4. Lara

    It may be a form of dysautonomia, also known as autonomic dysfunction, which can cause reactive hypoglycemia as well as its own similar symptoms. To check for this, you would need an autonomic specialist. While not easy to find doctors because many do not know about or treat autonomic dysfunction,it is worth it if you are consistently bothered. http://www.ndrf.org and http://www.dinet.org maintain lists of physicians who can disagnose this.

    Good luck!
    Lara

  5. maddi

    Hi,
    I am really worried because I have always had this thing where I shake and go pale and stop thinking clearly and become very anxious and clumsy when I dont eat but recently, it has been happening a lot more often and now it seems like I cant even go more than about 4 hours without eating. Today I shook and became anxious plus my palms were pouring with sweat a total 3 times and this was only with gaps of 3 hours before my meals. When I eat again then I feel fine and my mood lifts massively. I feel like a different person. Im terrified to be honest. I know something is wrong. Could it be reactive hypoglycemia??

  6. Sandra

    as I stated, Im learning..teeny tiny steps..for breakfast this morning I had 1/2 cup cooked oatmeal..i dont do milk due to my chronic lung issues so I added a tblsp of cream ch eese for creaminess and a half pack of Splenda along with sliced banana..i had also a slice of raisin bread toast with butter and peanut butter..was that an ok breakfast ? if not what would have been better ? thanks..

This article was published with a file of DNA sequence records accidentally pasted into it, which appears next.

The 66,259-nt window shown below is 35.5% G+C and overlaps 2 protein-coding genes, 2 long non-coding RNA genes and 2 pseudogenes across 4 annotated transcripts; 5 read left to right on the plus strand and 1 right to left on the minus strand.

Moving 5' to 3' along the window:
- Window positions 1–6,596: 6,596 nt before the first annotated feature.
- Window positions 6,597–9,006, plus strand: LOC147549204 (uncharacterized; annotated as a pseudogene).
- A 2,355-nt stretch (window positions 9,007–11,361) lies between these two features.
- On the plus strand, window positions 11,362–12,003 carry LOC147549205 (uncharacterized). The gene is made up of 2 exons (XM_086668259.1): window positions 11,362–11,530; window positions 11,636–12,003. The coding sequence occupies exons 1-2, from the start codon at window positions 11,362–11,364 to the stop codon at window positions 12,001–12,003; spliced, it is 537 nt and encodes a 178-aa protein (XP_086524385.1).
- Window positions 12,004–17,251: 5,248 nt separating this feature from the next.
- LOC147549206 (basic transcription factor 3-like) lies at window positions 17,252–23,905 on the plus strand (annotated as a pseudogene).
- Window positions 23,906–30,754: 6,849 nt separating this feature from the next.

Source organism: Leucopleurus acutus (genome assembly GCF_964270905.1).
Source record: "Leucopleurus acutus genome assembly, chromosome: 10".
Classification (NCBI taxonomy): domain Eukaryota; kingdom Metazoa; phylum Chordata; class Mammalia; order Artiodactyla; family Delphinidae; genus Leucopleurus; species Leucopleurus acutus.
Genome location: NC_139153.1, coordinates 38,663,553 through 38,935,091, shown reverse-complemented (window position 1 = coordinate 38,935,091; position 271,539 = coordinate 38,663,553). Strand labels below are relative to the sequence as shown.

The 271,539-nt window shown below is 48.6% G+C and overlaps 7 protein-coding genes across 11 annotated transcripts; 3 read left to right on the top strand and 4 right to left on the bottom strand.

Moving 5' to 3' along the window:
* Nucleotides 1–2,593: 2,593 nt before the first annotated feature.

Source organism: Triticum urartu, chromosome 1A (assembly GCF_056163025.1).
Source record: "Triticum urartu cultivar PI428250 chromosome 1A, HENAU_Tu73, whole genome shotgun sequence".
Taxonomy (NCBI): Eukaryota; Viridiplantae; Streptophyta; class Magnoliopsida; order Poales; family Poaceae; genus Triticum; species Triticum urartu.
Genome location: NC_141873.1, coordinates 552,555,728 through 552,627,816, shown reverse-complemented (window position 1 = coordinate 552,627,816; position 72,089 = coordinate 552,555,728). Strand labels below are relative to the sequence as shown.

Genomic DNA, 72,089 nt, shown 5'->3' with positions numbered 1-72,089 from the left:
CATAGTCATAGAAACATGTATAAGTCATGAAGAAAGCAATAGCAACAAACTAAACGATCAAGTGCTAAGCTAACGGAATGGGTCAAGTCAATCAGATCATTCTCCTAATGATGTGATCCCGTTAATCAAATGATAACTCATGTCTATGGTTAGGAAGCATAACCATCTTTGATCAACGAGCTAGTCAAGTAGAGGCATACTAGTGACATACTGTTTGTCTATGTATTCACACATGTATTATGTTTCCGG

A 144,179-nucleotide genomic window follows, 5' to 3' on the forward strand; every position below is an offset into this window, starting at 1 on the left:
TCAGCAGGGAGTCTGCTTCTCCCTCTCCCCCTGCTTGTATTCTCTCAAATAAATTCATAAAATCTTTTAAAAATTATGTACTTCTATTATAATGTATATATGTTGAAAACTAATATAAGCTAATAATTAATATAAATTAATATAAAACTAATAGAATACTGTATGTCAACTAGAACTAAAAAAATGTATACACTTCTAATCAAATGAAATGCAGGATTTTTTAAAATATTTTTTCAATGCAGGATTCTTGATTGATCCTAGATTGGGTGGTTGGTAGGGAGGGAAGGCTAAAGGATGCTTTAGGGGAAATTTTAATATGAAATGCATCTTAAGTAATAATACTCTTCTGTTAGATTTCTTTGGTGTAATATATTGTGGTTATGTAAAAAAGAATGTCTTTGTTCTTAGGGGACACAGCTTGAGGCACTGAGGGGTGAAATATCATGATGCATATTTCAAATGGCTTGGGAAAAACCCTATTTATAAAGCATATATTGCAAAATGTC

1. Steph

      Sandra,

      My breakfasts are usually:
      Skillet veggies (peppers, onions, tomatoes, potato) with egg whites and salsa
      Piece of fruit (usually an apple) and some nuts

      Sometimes (rarely) I’ll have a bowl of organic, unsweetened cereal and milk.

      A sliced banana is high in sugar, and raisin toast is processed food also high in carbs. Oatmeal is a good choice…I would consider adding the cream cheese and some berries to it to sweeten it up (crushed blackberries or strawberries) and a teaspoon or less of organic, raw, unprocessed agave or Stevia (both natural sweeteners, unlike Splenda).

      Best,
      Stephanie

  7. Kim

    Wow! just wow! After seeing “Sugar Blues” on my mom’s book shelf since I can remember (the original 1975 version she probably bought as soon as it was published) you would think I would understand all this. I could not be like all the other kids and eat pancakes for breakfast without getting crazy sick. My parents let me have pancakes (a small serving) if we were out at a restaurant but I HAD to have bacon and eggs and milk with it. It was the only way I didn’t get sick. My mom ate an almost exclusively grain free diet. Beans and tomatoes were virtually her only carbs as I look back.

    Fast foward almost 40 years and I spoke briefly with someone last weekend about my blood sugar after meals and how it dropped low. She said it caused the release of extra insulin/cortisol and then the storage of stomach fat. I looked up hypoglycemia and found your page and others. After thinking my mom was in early dementia I realized that she was actually not taking care of herself post COPD dx and hospitalization. I called her at 4 in the afternoon, about 4 hours after a meal and she was shaking, on the verge of tears, and dispondent. (typical conversation with her since April) She has had memory loss, falling, got lost driving between 2 locations that she has driven 18 years, severe anxiety and depression. A few days of getting back to regular small meals and low carb she is feeling much better.